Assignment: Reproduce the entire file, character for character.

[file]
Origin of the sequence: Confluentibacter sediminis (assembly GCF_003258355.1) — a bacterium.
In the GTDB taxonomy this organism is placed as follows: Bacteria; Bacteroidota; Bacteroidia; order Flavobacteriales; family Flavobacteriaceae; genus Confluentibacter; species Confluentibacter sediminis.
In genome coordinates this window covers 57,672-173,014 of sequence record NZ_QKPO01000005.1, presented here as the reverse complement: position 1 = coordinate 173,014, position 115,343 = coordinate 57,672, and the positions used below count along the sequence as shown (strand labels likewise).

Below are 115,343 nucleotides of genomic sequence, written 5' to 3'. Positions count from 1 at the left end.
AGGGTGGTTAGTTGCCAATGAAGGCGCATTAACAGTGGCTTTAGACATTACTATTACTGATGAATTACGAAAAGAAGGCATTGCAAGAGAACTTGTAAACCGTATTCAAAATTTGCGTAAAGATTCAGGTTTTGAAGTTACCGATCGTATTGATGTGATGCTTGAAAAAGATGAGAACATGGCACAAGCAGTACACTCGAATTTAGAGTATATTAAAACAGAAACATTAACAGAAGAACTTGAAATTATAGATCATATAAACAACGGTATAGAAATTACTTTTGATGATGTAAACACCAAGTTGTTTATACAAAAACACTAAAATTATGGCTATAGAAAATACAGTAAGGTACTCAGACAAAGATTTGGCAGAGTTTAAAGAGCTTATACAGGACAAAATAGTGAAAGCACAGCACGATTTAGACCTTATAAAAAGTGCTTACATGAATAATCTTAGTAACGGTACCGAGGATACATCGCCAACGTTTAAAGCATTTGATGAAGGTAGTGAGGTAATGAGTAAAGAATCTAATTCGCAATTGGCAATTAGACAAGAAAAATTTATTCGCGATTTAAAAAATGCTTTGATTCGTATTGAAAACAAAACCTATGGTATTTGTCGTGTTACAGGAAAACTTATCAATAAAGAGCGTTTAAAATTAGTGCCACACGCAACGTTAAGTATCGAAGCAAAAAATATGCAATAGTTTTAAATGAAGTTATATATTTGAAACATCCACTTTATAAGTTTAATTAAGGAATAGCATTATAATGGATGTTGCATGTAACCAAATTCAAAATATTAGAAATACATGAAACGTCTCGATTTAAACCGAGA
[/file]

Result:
Origin of the sequence: Confluentibacter sediminis (assembly GCF_003258355.1) — a bacterium.
In the GTDB taxonomy this organism is placed as follows: Bacteria; Bacteroidota; Bacteroidia; order Flavobacteriales; family Flavobacteriaceae; genus Confluentibacter; species Confluentibacter sediminis.
In genome coordinates this window covers 57,672-173,014 of sequence record NZ_QKPO01000005.1, presented here as the reverse complement: position 1 = coordinate 173,014, position 115,343 = coordinate 57,672, and the positions used below count along the sequence as shown (strand labels likewise).

Below are 115,343 nucleotides of genomic sequence, written 5' to 3'. Positions count from 1 at the left end.
AGGGTGGTTAGTTGCCAATGAAGGCGCATTAACAGTGGCTTTAGACATTACTATTACTGATGAATTACGAAAAGAAGGCATTGCAAGAGAACTTGTAAACCGTATTCAAAATTTGCGTAAAGATTCAGGTTTTGAAGTTACCGATCGTATTGATGTGATGCTTGAAAAAGATGAGAACATGGCACAAGCAGTACACTCGAATTTAGAGTATATTAAAACAGAAACATTAACAGAAGAACTTGAAATTATAGATCATATAAACAACGGTATAGAAATTACTTTTGATGATGTAAACACCAAGTTGTTTATACAAAAACACTAAAATTATGGCTATAGAAAATACAGTAAGGTACTCAGACAAAGATTTGGCAGAGTTTAAAGAGCTTATACAGGACAAAATAGTGAAAGCACAGCACGATTTAGACCTTATAAAAAGTGCTTACATGAATAATCTTAGTAACGGTACCGAGGATACATCGCCAACGTTTAAAGCATTTGATGAAGGTAGTGAGGTAATGAGTAAAGAATCTAATTCGCAATTGGCAATTAGACAAGAAAAATTTATTCGCGATTTAAAAAATGCTTTGATTCGTATTGAAAACAAAACCTATGGTATTTGTCGTGTTACAGGAAAACTTATCAATAAAGAGCGTTTAAAATTAGTGCCACACGCAACGTTAAGTATCGAAGCAAAAAATATGCAATAGTTTTAAATGAAGTTATATATTTGAAACATCCACTTTATAAGTTTAATTAAGGAATAGCATTATAATGGATGTTGCATGTAACCAAATTCAAAATATTAGAAATACATGAAACGTCTCGATTTAAACCGAGA